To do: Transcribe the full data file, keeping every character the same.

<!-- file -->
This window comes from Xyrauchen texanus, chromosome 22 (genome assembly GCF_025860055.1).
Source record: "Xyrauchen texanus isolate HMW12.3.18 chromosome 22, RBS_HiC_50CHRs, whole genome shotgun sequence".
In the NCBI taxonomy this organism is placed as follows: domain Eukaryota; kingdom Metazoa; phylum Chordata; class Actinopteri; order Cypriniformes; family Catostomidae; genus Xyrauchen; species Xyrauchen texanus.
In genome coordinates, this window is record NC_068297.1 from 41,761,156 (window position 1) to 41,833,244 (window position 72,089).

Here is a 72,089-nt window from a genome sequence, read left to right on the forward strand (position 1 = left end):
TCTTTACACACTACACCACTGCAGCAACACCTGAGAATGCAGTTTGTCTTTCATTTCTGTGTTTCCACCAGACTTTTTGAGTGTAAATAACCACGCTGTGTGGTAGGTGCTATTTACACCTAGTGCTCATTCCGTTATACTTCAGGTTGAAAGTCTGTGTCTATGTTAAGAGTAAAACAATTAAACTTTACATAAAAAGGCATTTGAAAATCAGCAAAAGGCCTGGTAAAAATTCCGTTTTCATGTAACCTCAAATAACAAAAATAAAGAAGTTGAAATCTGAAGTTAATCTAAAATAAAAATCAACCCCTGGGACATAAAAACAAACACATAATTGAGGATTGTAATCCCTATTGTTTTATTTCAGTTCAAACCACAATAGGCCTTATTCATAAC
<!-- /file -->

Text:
This window comes from Xyrauchen texanus, chromosome 22 (genome assembly GCF_025860055.1).
Source record: "Xyrauchen texanus isolate HMW12.3.18 chromosome 22, RBS_HiC_50CHRs, whole genome shotgun sequence".
In the NCBI taxonomy this organism is placed as follows: domain Eukaryota; kingdom Metazoa; phylum Chordata; class Actinopteri; order Cypriniformes; family Catostomidae; genus Xyrauchen; species Xyrauchen texanus.
In genome coordinates, this window is record NC_068297.1 from 41,761,156 (window position 1) to 41,833,244 (window position 72,089).

Here is a 72,089-nt window from a genome sequence, read left to right on the forward strand (position 1 = left end):
TCTTTACACACTACACCACTGCAGCAACACCTGAGAATGCAGTTTGTCTTTCATTTCTGTGTTTCCACCAGACTTTTTGAGTGTAAATAACCACGCTGTGTGGTAGGTGCTATTTACACCTAGTGCTCATTCCGTTATACTTCAGGTTGAAAGTCTGTGTCTATGTTAAGAGTAAAACAATTAAACTTTACATAAAAAGGCATTTGAAAATCAGCAAAAGGCCTGGTAAAAATTCCGTTTTCATGTAACCTCAAATAACAAAAATAAAGAAGTTGAAATCTGAAGTTAATCTAAAATAAAAATCAACCCCTGGGACATAAAAACAAACACATAATTGAGGATTGTAATCCCTATTGTTTTATTTCAGTTCAAACCACAATAGGCCTTATTCATAAC